Thailand is expected to phase out cap seal within a year which means that the problem of 520 tonnes of cap seals which are dumped into the environment each year will be resolved.
Mr Chatuporn Burutpat, director-general of Pollution Control Department, said over the weekend that most producers of bottled drinking water had pledged to phase out the use of cap seal within a year, starting in all national parks and conference rooms of state agencies where drinking water with cap seal will be banned.
He explained that cap seal had nothing to do with the hygiene or cleanliness of the bottled water, but was used to make sure that water is not leaked out of the bottles.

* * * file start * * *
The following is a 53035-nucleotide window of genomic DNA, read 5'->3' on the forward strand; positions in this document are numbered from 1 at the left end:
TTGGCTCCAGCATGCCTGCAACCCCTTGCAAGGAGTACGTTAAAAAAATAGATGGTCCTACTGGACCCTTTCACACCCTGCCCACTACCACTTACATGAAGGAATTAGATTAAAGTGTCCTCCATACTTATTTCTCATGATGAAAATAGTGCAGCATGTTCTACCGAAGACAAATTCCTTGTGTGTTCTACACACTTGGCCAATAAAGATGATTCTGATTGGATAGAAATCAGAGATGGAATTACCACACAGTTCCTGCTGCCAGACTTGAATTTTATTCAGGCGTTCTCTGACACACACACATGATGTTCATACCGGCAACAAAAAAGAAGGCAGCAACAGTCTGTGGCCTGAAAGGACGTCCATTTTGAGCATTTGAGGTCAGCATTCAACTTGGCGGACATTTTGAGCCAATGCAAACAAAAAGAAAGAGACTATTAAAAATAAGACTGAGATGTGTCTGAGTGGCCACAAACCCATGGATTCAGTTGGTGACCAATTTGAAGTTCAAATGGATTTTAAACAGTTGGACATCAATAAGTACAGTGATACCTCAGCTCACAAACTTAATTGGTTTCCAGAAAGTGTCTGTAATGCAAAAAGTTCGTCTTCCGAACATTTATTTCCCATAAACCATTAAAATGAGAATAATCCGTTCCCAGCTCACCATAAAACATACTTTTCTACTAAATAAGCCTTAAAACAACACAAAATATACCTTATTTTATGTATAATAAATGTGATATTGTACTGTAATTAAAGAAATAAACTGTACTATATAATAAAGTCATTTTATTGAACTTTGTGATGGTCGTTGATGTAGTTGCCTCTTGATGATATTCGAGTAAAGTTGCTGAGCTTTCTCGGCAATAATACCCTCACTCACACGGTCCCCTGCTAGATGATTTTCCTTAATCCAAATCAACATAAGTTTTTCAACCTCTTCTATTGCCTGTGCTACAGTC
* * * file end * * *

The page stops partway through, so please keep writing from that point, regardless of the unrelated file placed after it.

However, he said that cap seal is dangerous to the environment because it does not dissolve easily and is of no use at all.
About 7 billion bottles of drinking water are produced each year and 2.6 million cap seals are used as some bottlers do not use cap seals.
Putting together all the cap seals used in this country each year in a single line, the seals will stretch 260,000 kilometres long or 6.5 times of the circumference of the Earth, said Mr Chatuporn.
He explained that cap seals are small, light weight and scatter easily on land and in the sea, but are difficult to be collected and not worthy of recycling. They clogged up sewers and consumed by marine species, causing many deaths each year.
Source: Thai Public Broadcasting Service (Thai PBS)